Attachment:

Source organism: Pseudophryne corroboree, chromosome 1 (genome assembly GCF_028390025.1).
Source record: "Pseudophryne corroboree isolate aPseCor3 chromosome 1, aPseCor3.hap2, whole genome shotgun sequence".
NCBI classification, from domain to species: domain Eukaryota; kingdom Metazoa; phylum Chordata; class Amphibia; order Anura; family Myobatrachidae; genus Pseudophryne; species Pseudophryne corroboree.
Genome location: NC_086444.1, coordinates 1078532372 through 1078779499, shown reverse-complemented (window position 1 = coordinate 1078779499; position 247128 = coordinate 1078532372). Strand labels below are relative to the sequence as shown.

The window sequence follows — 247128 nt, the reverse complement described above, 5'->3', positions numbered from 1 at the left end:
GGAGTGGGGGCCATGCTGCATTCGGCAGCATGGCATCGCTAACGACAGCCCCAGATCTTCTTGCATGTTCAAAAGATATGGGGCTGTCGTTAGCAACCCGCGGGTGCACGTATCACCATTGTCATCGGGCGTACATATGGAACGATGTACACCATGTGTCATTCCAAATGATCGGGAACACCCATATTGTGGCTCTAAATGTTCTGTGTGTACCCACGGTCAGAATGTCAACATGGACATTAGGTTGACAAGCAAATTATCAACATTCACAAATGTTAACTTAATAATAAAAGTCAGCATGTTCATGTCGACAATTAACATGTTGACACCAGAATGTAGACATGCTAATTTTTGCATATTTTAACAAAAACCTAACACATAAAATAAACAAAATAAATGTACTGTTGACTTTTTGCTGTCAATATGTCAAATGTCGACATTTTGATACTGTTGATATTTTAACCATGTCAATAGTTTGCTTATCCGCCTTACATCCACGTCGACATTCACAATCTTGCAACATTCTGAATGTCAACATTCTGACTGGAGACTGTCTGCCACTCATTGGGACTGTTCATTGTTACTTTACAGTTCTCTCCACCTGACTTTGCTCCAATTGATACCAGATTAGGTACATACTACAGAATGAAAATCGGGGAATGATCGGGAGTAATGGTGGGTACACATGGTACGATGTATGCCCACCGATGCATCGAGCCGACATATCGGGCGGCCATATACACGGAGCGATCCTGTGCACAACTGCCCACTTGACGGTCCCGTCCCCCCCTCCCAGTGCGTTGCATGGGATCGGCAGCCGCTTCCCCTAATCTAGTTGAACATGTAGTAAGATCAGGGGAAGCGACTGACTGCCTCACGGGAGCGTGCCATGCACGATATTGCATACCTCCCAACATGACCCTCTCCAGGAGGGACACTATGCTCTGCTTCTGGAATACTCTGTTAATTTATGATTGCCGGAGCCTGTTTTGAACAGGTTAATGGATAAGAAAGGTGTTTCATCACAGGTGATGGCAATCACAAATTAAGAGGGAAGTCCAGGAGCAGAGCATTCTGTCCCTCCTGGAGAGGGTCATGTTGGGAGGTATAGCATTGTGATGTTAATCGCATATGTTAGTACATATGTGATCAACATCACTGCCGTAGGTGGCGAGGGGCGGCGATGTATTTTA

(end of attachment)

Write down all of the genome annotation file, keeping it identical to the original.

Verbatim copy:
Source organism: Pseudophryne corroboree, chromosome 1 (genome assembly GCF_028390025.1).
Source record: "Pseudophryne corroboree isolate aPseCor3 chromosome 1, aPseCor3.hap2, whole genome shotgun sequence".
NCBI classification, from domain to species: domain Eukaryota; kingdom Metazoa; phylum Chordata; class Amphibia; order Anura; family Myobatrachidae; genus Pseudophryne; species Pseudophryne corroboree.
Genome location: NC_086444.1, coordinates 1078532372 through 1078779499, shown reverse-complemented (window position 1 = coordinate 1078779499; position 247128 = coordinate 1078532372). Strand labels below are relative to the sequence as shown.

The window sequence follows — 247128 nt, the reverse complement described above, 5'->3', positions numbered from 1 at the left end:
GGAGTGGGGGCCATGCTGCATTCGGCAGCATGGCATCGCTAACGACAGCCCCAGATCTTCTTGCATGTTCAAAAGATATGGGGCTGTCGTTAGCAACCCGCGGGTGCACGTATCACCATTGTCATCGGGCGTACATATGGAACGATGTACACCATGTGTCATTCCAAATGATCGGGAACACCCATATTGTGGCTCTAAATGTTCTGTGTGTACCCACGGTCAGAATGTCAACATGGACATTAGGTTGACAAGCAAATTATCAACATTCACAAATGTTAACTTAATAATAAAAGTCAGCATGTTCATGTCGACAATTAACATGTTGACACCAGAATGTAGACATGCTAATTTTTGCATATTTTAACAAAAACCTAACACATAAAATAAACAAAATAAATGTACTGTTGACTTTTTGCTGTCAATATGTCAAATGTCGACATTTTGATACTGTTGATATTTTAACCATGTCAATAGTTTGCTTATCCGCCTTACATCCACGTCGACATTCACAATCTTGCAACATTCTGAATGTCAACATTCTGACTGGAGACTGTCTGCCACTCATTGGGACTGTTCATTGTTACTTTACAGTTCTCTCCACCTGACTTTGCTCCAATTGATACCAGATTAGGTACATACTACAGAATGAAAATCGGGGAATGATCGGGAGTAATGGTGGGTACACATGGTACGATGTATGCCCACCGATGCATCGAGCCGACATATCGGGCGGCCATATACACGGAGCGATCCTGTGCACAACTGCCCACTTGACGGTCCCGTCCCCCCCTCCCAGTGCGTTGCATGGGATCGGCAGCCGCTTCCCCTAATCTAGTTGAACATGTAGTAAGATCAGGGGAAGCGACTGACTGCCTCACGGGAGCGTGCCATGCACGATATTGCATACCTCCCAACATGACCCTCTCCAGGAGGGACACTATGCTCTGCTTCTGGAATACTCTGTTAATTTATGATTGCCGGAGCCTGTTTTGAACAGGTTAATGGATAAGAAAGGTGTTTCATCACAGGTGATGGCAATCACAAATTAAGAGGGAAGTCCAGGAGCAGAGCATTCTGTCCCTCCTGGAGAGGGTCATGTTGGGAGGTATAGCATTGTGATGTTAATCGCATATGTTAGTACATATGTGATCAACATCACTGCCGTAGGTGGCGAGGGGCGGCGATGTATTTTA